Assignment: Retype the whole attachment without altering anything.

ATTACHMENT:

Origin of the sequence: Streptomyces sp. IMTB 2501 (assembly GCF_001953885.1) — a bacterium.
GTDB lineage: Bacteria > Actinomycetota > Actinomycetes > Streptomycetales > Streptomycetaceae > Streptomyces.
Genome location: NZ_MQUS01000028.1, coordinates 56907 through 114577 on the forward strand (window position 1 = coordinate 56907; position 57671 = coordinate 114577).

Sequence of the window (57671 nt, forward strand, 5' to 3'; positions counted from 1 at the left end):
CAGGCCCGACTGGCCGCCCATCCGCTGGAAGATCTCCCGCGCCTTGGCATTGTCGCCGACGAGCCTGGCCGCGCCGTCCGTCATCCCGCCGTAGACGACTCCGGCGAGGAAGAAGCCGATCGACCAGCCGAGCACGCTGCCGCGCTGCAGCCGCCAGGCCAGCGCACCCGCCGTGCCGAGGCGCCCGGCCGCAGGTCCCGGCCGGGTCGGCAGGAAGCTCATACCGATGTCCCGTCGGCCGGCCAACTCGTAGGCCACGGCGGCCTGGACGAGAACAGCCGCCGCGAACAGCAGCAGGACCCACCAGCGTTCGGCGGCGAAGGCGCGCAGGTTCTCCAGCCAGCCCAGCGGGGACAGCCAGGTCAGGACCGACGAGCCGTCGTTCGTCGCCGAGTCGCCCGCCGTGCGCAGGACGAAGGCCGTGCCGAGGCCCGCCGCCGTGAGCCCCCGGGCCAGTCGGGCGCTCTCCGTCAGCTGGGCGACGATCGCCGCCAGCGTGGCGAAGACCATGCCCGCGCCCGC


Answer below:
Origin of the sequence: Streptomyces sp. IMTB 2501 (assembly GCF_001953885.1) — a bacterium.
GTDB lineage: Bacteria > Actinomycetota > Actinomycetes > Streptomycetales > Streptomycetaceae > Streptomyces.
Genome location: NZ_MQUS01000028.1, coordinates 56907 through 114577 on the forward strand (window position 1 = coordinate 56907; position 57671 = coordinate 114577).

Sequence of the window (57671 nt, forward strand, 5' to 3'; positions counted from 1 at the left end):
CAGGCCCGACTGGCCGCCCATCCGCTGGAAGATCTCCCGCGCCTTGGCATTGTCGCCGACGAGCCTGGCCGCGCCGTCCGTCATCCCGCCGTAGACGACTCCGGCGAGGAAGAAGCCGATCGACCAGCCGAGCACGCTGCCGCGCTGCAGCCGCCAGGCCAGCGCACCCGCCGTGCCGAGGCGCCCGGCCGCAGGTCCCGGCCGGGTCGGCAGGAAGCTCATACCGATGTCCCGTCGGCCGGCCAACTCGTAGGCCACGGCGGCCTGGACGAGAACAGCCGCCGCGAACAGCAGCAGGACCCACCAGCGTTCGGCGGCGAAGGCGCGCAGGTTCTCCAGCCAGCCCAGCGGGGACAGCCAGGTCAGGACCGACGAGCCGTCGTTCGTCGCCGAGTCGCCCGCCGTGCGCAGGACGAAGGCCGTGCCGAGGCCCGCCGCCGTGAGCCCCCGGGCCAGTCGGGCGCTCTCCGTCAGCTGGGCGACGATCGCCGCCAGCGTGGCGAAGACCATGCCCGCGCCCGC